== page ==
I'm reading the proof for the following theorem.
If f is a one-to-one differentiable function with inverse function and , then the inverse function is differentiable at a and
The Calculus textbook that I'm reading gives two proofs, the first one uses Newton's difference quotient, which I can understand.
The 2nd goes like this:
Replacing a by the general number x in the theorem, we get
If we write , then , so the equation can be expressed in Leibniz notation.
IF IT IS KNOWN IN ADVANCE THAT IS DIFFERENTIABLE, then its derivative can be computed more easily by using implicit differentiation.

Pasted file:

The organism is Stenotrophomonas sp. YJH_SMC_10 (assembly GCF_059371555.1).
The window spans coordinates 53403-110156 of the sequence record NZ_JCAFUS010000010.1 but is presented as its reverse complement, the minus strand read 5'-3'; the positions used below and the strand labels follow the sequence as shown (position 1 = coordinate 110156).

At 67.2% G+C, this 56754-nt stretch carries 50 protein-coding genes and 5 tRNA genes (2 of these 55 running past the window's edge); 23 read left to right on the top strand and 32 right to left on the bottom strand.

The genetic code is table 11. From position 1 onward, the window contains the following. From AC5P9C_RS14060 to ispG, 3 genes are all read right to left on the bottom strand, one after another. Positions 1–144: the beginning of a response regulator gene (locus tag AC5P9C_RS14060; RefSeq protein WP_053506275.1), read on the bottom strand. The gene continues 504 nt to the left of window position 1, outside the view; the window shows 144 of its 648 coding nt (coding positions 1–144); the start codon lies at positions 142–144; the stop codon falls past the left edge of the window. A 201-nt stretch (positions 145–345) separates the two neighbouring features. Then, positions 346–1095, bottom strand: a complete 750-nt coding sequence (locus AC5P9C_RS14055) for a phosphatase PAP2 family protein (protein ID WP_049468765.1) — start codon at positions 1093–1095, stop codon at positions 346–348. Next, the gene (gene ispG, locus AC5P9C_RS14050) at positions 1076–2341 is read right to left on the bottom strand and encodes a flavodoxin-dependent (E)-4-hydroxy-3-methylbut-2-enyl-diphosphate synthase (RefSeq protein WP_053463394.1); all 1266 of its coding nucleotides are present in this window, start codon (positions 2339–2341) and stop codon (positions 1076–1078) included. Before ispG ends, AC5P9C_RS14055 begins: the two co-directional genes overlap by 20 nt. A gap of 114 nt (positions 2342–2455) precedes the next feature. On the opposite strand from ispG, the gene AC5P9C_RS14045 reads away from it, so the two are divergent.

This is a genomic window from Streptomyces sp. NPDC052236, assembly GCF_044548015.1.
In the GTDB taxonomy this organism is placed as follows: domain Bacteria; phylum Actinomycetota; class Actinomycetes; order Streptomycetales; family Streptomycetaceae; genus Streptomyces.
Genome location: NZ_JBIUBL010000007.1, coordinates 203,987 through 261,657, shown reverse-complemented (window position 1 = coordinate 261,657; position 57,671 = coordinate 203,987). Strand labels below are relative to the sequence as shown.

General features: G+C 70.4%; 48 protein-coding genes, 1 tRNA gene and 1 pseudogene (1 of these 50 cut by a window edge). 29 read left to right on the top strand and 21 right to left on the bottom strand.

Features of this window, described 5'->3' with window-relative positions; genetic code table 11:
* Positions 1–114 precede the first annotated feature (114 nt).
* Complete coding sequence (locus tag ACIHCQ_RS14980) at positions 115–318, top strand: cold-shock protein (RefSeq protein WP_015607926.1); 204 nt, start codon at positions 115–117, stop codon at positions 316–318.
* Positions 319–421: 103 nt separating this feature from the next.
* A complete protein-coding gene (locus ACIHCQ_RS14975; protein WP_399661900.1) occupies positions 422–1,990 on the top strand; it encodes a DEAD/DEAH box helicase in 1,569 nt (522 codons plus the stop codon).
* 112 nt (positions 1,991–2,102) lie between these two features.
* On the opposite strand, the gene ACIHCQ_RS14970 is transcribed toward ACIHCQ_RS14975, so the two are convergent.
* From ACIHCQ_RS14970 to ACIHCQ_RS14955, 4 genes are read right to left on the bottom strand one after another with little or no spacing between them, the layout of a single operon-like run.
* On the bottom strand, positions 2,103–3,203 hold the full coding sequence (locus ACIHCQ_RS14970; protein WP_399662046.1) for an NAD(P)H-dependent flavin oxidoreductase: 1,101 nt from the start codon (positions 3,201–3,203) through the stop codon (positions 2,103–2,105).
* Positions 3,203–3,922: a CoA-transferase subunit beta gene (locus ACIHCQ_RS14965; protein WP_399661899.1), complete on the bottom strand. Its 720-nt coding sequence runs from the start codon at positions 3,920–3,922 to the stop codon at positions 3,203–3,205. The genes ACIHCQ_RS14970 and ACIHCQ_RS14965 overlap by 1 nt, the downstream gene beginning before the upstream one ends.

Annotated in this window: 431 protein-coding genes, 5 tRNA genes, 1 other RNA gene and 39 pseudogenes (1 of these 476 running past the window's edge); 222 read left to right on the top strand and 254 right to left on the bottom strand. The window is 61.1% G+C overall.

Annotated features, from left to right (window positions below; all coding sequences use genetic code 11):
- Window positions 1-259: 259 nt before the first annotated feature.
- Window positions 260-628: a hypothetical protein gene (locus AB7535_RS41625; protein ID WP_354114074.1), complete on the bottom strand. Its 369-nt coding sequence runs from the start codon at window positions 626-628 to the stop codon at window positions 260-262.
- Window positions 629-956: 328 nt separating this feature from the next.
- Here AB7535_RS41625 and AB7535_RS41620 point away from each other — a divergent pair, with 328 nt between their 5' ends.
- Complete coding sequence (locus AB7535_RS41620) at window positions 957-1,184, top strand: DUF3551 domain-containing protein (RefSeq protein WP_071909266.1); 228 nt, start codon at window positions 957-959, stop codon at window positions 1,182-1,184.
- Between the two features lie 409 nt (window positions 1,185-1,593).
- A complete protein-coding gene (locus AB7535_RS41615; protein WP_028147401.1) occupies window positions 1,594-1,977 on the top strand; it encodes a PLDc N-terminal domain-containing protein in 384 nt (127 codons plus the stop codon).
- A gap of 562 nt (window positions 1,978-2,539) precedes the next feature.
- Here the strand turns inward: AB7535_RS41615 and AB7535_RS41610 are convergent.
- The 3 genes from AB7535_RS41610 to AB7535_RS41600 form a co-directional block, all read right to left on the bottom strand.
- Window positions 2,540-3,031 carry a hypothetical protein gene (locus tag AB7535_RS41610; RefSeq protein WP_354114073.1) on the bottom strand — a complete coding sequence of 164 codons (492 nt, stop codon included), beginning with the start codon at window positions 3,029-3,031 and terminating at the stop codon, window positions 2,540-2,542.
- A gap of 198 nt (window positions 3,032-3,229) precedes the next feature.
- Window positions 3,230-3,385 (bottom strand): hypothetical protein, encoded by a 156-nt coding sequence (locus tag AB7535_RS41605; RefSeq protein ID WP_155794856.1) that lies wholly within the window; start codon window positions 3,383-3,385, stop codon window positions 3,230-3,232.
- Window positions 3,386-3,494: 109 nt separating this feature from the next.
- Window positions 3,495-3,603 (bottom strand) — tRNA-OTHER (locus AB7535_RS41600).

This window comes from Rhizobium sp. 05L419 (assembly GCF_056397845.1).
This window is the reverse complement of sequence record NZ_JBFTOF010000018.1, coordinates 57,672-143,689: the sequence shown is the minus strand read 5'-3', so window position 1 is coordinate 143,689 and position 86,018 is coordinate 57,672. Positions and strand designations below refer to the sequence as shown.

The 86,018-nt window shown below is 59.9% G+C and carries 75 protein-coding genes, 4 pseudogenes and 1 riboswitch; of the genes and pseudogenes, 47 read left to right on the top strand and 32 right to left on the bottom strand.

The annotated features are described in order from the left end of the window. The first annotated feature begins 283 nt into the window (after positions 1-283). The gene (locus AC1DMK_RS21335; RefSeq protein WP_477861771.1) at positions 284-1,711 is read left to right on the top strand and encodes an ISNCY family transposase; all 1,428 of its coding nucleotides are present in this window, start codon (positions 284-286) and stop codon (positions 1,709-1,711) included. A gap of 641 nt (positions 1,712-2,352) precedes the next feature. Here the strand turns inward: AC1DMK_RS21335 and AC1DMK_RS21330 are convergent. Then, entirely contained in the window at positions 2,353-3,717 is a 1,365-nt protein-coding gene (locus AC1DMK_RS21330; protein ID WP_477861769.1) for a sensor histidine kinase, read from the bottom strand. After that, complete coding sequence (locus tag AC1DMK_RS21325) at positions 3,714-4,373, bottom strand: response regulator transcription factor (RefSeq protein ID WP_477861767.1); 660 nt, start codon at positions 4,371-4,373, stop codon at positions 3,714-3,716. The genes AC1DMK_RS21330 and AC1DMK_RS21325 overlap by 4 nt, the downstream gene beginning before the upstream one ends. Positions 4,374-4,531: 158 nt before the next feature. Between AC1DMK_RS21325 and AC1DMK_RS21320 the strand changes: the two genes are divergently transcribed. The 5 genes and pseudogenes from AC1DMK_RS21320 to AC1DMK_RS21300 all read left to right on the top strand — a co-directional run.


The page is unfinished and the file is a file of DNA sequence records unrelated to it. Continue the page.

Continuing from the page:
My question is this, I don't understand which step of the proof requires the fact that is differentiable
Thanks a lot if you can help
not quite .
Referring to the theorem, the RESULT tells us that is differentiable, whereas the second proof (the one in Leibniz notation) requires to be differentiable, right?
Since , so do you mean that when we are writing , we are assuming that is differentiable?